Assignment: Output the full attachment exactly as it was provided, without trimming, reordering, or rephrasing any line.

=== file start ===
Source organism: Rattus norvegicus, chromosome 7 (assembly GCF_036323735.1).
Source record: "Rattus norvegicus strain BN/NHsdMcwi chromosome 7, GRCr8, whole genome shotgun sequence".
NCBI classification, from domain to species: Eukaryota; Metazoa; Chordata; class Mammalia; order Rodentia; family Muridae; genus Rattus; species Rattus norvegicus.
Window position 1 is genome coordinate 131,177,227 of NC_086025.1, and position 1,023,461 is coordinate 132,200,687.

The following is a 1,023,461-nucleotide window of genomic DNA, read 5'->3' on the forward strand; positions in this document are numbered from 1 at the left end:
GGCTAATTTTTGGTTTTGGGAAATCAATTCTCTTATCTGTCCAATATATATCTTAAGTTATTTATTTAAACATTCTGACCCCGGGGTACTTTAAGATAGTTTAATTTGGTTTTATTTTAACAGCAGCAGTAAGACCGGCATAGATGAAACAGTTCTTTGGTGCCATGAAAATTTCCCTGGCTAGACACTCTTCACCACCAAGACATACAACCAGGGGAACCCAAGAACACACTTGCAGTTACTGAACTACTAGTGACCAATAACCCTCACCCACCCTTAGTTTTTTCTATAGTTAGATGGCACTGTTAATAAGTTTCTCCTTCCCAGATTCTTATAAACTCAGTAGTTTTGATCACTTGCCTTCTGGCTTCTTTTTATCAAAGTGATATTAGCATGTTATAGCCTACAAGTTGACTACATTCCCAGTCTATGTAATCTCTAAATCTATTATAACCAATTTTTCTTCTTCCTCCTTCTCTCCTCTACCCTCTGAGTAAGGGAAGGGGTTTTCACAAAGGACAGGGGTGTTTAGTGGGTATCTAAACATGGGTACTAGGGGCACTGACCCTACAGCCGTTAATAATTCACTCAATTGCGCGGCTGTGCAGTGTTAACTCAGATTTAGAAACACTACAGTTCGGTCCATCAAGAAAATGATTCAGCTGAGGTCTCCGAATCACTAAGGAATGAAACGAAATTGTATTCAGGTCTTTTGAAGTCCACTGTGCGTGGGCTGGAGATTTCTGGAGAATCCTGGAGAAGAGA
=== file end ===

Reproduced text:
Source organism: Rattus norvegicus, chromosome 7 (assembly GCF_036323735.1).
Source record: "Rattus norvegicus strain BN/NHsdMcwi chromosome 7, GRCr8, whole genome shotgun sequence".
NCBI classification, from domain to species: Eukaryota; Metazoa; Chordata; class Mammalia; order Rodentia; family Muridae; genus Rattus; species Rattus norvegicus.
Window position 1 is genome coordinate 131,177,227 of NC_086025.1, and position 1,023,461 is coordinate 132,200,687.

The following is a 1,023,461-nucleotide window of genomic DNA, read 5'->3' on the forward strand; positions in this document are numbered from 1 at the left end:
GGCTAATTTTTGGTTTTGGGAAATCAATTCTCTTATCTGTCCAATATATATCTTAAGTTATTTATTTAAACATTCTGACCCCGGGGTACTTTAAGATAGTTTAATTTGGTTTTATTTTAACAGCAGCAGTAAGACCGGCATAGATGAAACAGTTCTTTGGTGCCATGAAAATTTCCCTGGCTAGACACTCTTCACCACCAAGACATACAACCAGGGGAACCCAAGAACACACTTGCAGTTACTGAACTACTAGTGACCAATAACCCTCACCCACCCTTAGTTTTTTCTATAGTTAGATGGCACTGTTAATAAGTTTCTCCTTCCCAGATTCTTATAAACTCAGTAGTTTTGATCACTTGCCTTCTGGCTTCTTTTTATCAAAGTGATATTAGCATGTTATAGCCTACAAGTTGACTACATTCCCAGTCTATGTAATCTCTAAATCTATTATAACCAATTTTTCTTCTTCCTCCTTCTCTCCTCTACCCTCTGAGTAAGGGAAGGGGTTTTCACAAAGGACAGGGGTGTTTAGTGGGTATCTAAACATGGGTACTAGGGGCACTGACCCTACAGCCGTTAATAATTCACTCAATTGCGCGGCTGTGCAGTGTTAACTCAGATTTAGAAACACTACAGTTCGGTCCATCAAGAAAATGATTCAGCTGAGGTCTCCGAATCACTAAGGAATGAAACGAAATTGTATTCAGGTCTTTTGAAGTCCACTGTGCGTGGGCTGGAGATTTCTGGAGAATCCTGGAGAAGAGA